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RSS FeedsLeaside doctor who groped, kissed patient loses licence
(The Star Food)


18 october 2017 12:57:20

Leaside doctor who groped, kissed patient loses licence
(The Star Food)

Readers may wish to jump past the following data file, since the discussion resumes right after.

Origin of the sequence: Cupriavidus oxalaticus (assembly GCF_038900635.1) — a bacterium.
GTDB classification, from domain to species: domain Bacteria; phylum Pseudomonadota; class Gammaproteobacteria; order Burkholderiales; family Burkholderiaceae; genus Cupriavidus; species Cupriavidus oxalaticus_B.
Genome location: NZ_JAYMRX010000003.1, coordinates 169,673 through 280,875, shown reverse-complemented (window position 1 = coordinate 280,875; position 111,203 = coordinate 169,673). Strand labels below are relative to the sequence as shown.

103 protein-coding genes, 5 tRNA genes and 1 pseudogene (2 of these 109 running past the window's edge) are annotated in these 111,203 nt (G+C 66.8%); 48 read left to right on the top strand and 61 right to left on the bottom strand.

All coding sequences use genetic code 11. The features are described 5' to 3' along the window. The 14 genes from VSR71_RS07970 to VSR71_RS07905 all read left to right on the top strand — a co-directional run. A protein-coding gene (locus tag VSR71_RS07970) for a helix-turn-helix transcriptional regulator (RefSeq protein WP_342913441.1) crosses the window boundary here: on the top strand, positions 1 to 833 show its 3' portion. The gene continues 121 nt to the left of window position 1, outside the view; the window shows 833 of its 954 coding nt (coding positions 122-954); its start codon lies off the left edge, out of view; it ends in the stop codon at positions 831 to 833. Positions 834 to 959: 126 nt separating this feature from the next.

A Toronto physician who was found to have stroked a patient’s buttocks, routinely hugged and kissed her and once said she would be a “good lover” has lost his licence. A discipline panel of the College of Physicians and Surgeons of Ontario ordered earlier this month that Dr. William “Art” Beairsto, who practised family medicine and psychotherapy in Leaside, should not only have his licence revoked for sexual abuse, but also post credit in the amount of $16,000 to cover therapy costs for the patient, known as Patient A. The college will not confirm if it referred the case to the police, only that it complied with its policy on “reporting physicians’ acts to the police.” The October 2015 policy states, among other things, that the college will forward a copy of its discipline decision to police in “any matter that raises issues of physician criminal actions.” The college said it is barred by law from providing a patient’s name to police unless the patient consents. The case again highlights that there is no provision in law that makes it mandatory for all health professional colleges to report complaints about members to the police, something that has divided lawyers and advocates.Toronto police said that Beairsto is not facing criminal charges. The 69-year-old physician was found guilty of sexual abuse by a panel of the college’s discipline committee in August 2016, and had been suspended since November. His lawyer declined to comment to the Star. Since the passage of Bill 87 in May, it is mandatory that a physician found guilty of groping be immediately suspended pending the outcome of their penalty hearing, where their licence must now be revoked. Beairsto’s lawyers had argued at his penalty hearing in March that the amendments to the Regulated Health Professions Act brought in by Bill 87 should not apply because his case came before the passage of the bill. They argued to extend his ...
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